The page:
Page:Experimental researches in chemistry and.djvu/501

From Wikisource
Jump to navigation Jump to search
This page has been proofread, but needs to be validated.
On Mental Education.

the latter are called upon, and occasionally taunted, by the former. A man who makes assertions, or draws conclusions, regarding any given case, ought to be competent to investigate it. He has no right to throw the onus on others, declaring it their duty to prove him right or wrong. His duty is to demonstrate the truth of that which he asserts, or to cease from asserting. The men he calls upon to consider and judge have enough to do with themselves, in the examination, correction, or verification of their own views. The world little knows how many of the thoughts and theories which have passed through the mind of a scientific investigator have been crushed in silence and secrecy by his own severe criticism and adverse examination; that in the most successful instances not a tenth of the suggestions, the hopes, the wishes, the preliminary conclusions have been realized. And is a man so occupied to be taken from his search after truth in the path he, hopes may lead to its attainment, and occupied in vain upon- nothing but a broad assertion?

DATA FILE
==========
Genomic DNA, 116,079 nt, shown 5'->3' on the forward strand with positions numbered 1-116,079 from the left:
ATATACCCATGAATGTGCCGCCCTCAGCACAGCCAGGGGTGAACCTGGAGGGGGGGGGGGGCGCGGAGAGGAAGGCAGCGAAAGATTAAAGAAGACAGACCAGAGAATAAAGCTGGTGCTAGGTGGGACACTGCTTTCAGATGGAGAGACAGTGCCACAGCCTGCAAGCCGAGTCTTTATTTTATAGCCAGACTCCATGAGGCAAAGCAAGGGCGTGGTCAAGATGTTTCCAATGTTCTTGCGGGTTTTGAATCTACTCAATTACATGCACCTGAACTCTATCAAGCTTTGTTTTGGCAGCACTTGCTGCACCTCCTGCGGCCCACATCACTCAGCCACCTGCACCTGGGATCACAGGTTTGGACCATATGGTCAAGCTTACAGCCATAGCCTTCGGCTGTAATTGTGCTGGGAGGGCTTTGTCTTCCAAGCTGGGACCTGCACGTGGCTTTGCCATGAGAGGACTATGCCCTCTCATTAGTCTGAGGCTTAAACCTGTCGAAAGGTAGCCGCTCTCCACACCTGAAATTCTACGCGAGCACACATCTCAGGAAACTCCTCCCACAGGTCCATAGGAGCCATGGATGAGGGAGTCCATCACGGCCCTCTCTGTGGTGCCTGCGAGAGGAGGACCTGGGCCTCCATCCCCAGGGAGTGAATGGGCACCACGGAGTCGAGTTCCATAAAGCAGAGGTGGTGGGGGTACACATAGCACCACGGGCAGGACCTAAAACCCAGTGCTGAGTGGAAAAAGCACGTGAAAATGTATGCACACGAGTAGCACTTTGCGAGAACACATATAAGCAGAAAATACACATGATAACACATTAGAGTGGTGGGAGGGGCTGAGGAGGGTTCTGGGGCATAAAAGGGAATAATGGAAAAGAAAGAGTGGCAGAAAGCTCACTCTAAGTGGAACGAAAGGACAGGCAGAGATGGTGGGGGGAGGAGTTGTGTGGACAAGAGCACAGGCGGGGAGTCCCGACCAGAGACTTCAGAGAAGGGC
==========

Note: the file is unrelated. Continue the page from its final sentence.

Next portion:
Neither has the assertor of any thing new a right to claim an answer in the form of Yes or No; or think, because none is forthcoming, that he is to be considered as having established his assertion. So much is unknown to the wisest man, that he may often be without an answer: as frequently he is so, because the subject is in the region of hypothesis, and not of facts. In either case he has the right to refuse to speak. I cannot tell whether there are two fluids of electricity or any fluid at all. I am not bound to explain how a table tilts any more than to indicate how, under the conjurer's hands, a pudding appears in a hat. The means are not known to me. I am persuaded that the results, however strange they may appear, are in accordance with that which is truly known, and if carefully investigated would justify the well-tried laws of nature; but, as life is limited, 1 am not disposed to occupy the time it is made of, in the investigation of matters which, in what is known to me of them, offer no reasonable prospect of any useful progress, or anything but negative results. We deny the right of those who call upon us to answer their speculations ' if we can,' whilst we have so many of our own to develope and correct; and claim the right for ourselves of withholding either our conclusions or the reasons for them, without in the least degree admitting that